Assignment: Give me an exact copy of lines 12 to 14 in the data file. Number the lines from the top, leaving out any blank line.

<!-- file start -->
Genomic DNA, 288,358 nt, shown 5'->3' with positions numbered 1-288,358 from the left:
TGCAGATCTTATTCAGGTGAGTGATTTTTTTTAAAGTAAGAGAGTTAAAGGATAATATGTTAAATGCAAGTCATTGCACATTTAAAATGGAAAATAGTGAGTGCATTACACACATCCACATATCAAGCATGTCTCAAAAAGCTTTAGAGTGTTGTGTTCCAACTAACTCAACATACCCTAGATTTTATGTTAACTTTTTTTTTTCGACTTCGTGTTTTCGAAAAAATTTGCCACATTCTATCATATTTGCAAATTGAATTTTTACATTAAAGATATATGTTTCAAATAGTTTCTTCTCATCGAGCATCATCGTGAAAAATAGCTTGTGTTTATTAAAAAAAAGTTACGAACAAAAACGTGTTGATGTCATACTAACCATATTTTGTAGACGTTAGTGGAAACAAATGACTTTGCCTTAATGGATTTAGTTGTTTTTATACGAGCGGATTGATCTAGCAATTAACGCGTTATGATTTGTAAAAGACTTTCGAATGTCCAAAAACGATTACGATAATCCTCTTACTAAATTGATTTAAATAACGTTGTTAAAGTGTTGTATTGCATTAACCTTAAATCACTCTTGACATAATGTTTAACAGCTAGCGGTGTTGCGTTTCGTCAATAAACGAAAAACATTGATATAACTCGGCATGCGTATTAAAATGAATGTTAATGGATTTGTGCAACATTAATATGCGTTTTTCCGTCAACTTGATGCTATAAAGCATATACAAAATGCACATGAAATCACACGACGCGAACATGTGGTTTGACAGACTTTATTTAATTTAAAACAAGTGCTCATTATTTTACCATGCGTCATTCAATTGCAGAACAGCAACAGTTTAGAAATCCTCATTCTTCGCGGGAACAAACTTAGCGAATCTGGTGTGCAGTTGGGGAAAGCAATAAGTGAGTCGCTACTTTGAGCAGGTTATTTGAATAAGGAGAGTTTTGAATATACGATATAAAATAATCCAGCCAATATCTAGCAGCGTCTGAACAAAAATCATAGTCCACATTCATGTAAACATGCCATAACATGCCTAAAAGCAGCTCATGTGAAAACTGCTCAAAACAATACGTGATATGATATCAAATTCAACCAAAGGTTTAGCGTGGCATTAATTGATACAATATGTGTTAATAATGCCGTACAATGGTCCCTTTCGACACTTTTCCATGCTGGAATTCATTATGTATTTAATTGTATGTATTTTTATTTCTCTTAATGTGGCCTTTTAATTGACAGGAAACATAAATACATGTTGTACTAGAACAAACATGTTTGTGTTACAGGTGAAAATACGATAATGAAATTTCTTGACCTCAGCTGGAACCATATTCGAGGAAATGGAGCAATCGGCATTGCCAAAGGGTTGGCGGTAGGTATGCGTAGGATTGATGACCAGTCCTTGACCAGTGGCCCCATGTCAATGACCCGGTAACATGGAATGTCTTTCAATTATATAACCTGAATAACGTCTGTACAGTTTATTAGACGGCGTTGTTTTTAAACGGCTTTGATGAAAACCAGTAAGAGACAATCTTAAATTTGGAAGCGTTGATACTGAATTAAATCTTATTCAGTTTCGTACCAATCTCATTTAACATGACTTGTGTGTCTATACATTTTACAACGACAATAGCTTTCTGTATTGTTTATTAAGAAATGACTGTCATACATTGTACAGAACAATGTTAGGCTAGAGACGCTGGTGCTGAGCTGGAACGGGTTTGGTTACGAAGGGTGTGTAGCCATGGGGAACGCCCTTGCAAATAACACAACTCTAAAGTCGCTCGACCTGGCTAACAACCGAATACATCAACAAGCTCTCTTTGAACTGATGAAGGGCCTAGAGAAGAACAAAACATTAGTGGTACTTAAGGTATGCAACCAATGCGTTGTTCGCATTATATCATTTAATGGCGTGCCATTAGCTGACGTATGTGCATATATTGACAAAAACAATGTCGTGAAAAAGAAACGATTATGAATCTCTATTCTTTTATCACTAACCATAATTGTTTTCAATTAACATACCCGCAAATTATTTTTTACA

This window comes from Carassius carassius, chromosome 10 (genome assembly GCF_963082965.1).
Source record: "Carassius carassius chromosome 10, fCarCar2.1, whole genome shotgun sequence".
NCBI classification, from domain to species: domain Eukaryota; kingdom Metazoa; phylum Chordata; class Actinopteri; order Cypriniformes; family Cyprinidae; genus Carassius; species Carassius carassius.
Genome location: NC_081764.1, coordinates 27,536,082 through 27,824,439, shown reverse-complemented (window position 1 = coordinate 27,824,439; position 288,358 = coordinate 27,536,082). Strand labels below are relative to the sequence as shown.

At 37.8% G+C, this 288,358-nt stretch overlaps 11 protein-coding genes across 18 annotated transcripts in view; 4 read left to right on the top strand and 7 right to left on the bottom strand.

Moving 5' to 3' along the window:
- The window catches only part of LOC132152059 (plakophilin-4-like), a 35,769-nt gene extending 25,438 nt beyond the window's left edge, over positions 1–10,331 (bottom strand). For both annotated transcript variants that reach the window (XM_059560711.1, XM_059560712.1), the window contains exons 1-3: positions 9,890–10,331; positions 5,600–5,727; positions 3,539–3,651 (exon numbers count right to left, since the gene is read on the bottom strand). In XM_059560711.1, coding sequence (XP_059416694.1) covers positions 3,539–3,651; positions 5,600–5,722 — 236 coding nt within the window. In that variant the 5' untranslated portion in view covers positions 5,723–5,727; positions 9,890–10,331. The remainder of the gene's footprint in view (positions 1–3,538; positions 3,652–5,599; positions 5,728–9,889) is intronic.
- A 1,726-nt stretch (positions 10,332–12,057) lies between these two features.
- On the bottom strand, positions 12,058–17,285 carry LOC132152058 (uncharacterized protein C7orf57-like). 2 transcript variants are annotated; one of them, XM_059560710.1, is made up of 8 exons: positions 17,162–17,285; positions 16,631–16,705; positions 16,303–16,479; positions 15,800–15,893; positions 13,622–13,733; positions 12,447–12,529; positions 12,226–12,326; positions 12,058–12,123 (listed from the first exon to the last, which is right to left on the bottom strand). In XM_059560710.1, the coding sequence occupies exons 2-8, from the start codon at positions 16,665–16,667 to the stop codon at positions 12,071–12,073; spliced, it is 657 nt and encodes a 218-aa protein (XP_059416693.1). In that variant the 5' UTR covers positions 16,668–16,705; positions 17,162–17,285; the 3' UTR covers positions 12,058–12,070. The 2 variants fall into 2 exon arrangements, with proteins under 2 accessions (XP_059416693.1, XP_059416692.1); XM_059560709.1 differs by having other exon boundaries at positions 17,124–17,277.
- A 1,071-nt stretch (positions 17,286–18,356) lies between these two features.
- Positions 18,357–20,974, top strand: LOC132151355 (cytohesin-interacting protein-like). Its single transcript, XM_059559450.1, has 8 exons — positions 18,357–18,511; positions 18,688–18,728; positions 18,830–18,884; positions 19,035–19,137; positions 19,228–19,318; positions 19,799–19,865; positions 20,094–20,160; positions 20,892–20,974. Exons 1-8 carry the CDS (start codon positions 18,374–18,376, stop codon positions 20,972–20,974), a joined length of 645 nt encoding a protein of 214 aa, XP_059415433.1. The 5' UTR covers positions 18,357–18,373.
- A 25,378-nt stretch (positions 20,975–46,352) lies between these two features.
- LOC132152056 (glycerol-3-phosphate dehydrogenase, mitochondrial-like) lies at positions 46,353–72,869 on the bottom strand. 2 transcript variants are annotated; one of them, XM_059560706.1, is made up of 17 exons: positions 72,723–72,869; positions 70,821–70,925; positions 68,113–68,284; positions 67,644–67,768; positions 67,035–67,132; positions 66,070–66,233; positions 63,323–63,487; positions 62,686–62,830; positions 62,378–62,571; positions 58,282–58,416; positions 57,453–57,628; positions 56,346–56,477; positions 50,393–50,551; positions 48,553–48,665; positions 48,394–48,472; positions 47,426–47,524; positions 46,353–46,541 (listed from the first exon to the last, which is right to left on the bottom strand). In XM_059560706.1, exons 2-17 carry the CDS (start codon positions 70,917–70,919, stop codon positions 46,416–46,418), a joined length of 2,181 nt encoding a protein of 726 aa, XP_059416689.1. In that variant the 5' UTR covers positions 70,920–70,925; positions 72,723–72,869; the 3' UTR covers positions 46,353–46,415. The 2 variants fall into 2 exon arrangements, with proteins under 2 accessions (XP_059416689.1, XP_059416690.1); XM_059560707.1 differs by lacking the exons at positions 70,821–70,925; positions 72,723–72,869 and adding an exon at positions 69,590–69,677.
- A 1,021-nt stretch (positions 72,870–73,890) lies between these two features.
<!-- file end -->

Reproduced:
- A 1,071-nt stretch (positions 17,286–18,356) lies between these two features.
- Positions 18,357–20,974, top strand: LOC132151355 (cytohesin-interacting protein-like). Its single transcript, XM_059559450.1, has 8 exons — positions 18,357–18,511; positions 18,688–18,728; positions 18,830–18,884; positions 19,035–19,137; positions 19,228–19,318; positions 19,799–19,865; positions 20,094–20,160; positions 20,892–20,974. Exons 1-8 carry the CDS (start codon positions 18,374–18,376, stop codon positions 20,972–20,974), a joined length of 645 nt encoding a protein of 214 aa, XP_059415433.1. The 5' UTR covers positions 18,357–18,373.
- A 25,378-nt stretch (positions 20,975–46,352) lies between these two features.